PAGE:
The idea is that the universe offers you Dutch-book situations and you make and take bets on uncertain outcomes implicitly. That said, I concur with your basic point: universal overarching utility functions - not just small ones for a given situation, but a single large one for you as a human - are something humans don't, and I think can't, do - and realising how mathematically helpful it would be if they did still doesn't mean they can, and trying to turn oneself into an expected utility maximiser is unlikely to work. (And, I suspect, will merely leave you vulnerable to everyday human-level exploits - remember that the actual threat model we evolved in is beating other humans, and as long as we're dealing with humans we need to deal with humans.)
But does it in fact do that? To the extent that you believe that humans are bad Bayesians, you believe that the environment in which humans evolved wasn't constantly Dutch-booking them, or that if it was then humans evolved some defense against this which isn't becoming perfect Bayesians.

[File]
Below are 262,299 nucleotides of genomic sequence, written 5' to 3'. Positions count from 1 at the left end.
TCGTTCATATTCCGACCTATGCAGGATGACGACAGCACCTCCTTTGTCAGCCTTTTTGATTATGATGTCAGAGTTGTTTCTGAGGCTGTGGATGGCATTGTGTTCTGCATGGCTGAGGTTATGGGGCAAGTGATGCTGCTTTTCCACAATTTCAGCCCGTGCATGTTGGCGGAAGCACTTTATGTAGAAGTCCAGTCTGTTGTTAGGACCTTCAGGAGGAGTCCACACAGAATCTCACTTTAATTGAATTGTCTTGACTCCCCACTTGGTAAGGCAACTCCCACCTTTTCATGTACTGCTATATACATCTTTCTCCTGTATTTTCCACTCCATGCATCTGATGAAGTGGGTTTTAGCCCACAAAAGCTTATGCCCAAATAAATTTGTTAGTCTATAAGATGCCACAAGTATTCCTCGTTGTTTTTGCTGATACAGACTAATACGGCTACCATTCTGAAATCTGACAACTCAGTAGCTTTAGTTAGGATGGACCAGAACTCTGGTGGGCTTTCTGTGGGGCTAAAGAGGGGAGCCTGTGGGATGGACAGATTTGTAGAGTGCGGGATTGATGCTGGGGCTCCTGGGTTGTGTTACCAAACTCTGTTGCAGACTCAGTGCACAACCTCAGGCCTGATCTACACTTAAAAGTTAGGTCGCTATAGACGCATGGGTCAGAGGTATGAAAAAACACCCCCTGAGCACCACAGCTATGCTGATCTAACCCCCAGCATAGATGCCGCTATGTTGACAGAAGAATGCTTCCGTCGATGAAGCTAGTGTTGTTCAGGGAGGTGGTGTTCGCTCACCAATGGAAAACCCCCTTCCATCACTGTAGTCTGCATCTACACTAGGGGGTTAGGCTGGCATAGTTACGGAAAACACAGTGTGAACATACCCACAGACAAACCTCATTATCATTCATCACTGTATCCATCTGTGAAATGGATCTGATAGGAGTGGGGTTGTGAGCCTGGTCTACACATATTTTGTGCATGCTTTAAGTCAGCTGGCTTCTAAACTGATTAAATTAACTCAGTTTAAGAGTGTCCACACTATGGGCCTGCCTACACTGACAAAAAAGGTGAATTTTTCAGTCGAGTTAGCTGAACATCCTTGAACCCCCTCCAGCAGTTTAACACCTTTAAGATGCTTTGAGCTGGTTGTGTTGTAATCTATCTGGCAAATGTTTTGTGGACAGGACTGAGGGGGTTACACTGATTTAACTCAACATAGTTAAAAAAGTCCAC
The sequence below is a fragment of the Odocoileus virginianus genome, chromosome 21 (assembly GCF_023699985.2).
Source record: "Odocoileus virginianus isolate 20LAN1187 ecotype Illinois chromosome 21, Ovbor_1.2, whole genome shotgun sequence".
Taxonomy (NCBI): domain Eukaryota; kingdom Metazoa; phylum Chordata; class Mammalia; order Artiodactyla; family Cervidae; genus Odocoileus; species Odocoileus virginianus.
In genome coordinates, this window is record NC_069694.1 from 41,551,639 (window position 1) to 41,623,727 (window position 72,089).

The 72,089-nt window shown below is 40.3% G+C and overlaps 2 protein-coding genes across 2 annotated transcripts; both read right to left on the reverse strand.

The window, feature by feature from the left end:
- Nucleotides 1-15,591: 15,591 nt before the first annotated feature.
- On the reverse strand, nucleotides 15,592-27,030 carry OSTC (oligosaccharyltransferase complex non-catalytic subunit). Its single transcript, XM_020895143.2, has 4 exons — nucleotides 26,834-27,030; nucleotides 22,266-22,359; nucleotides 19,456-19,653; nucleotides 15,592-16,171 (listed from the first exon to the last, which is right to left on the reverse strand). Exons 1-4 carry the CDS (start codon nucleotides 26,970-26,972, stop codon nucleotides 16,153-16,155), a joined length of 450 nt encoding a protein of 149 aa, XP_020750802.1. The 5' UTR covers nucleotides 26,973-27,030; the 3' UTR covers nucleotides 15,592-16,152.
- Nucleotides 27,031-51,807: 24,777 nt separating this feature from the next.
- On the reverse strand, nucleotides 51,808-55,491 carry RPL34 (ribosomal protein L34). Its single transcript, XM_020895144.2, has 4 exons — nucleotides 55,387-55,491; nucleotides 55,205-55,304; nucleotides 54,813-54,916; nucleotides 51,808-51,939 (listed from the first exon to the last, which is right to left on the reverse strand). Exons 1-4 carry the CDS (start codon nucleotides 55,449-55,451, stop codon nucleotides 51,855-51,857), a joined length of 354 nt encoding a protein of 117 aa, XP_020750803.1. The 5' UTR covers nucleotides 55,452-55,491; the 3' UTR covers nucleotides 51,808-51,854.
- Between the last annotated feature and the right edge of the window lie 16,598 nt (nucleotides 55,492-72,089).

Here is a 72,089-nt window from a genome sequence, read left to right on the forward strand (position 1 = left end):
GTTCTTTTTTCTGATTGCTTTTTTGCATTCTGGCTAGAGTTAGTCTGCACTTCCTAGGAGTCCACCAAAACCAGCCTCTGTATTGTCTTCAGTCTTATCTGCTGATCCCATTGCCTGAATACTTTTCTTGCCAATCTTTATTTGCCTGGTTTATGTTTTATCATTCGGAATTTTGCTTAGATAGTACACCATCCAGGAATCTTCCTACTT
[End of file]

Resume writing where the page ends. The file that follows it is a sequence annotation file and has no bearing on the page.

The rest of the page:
I do suspect that our thousand shards of desire being contradictory and not resolving is selected for, in that we are thus money-pumped into propagating our genes.
You are of course correct about the concrete scenario of being Dutch Booked in a hypothetical gamble (and I am not a gambler for reasons similar to this: we all know the house always wins!). However, if we're going to discard the Dutch Book criterion, then we need to replace it with some other desiderata for preventing self-contradictory preferences that cause no-win scenarios. Even if your own mind comes preprogrammed with decision-making algorithms that can go into no-win scenarios under some conditions, you should recognize those as a conscious self-patching human being, and consciously employ other algorithms that won't hurt themselves. I mean, let me put it this way, probabilities aside, if you make decisions that form a cyclic preference ordering rather than even forming a partial ordering, isn't there something rather severely bad about that?
Do you want to program an agent to put you in a no-win scenario? Do you want to put yourself in a no-win scenario?
Why do you care so much about Dutch booking relative to the myriad other considerations one might care about?
Because it's a desideratum indicating that my preferences contain or don't contain an unconditional and internal contradiction, something that would screw me over eventually no matter what possible world I land in.
ITYM a desideratum.
On the fourth hand, we do ethics and metaethics to extrapolate better ethics.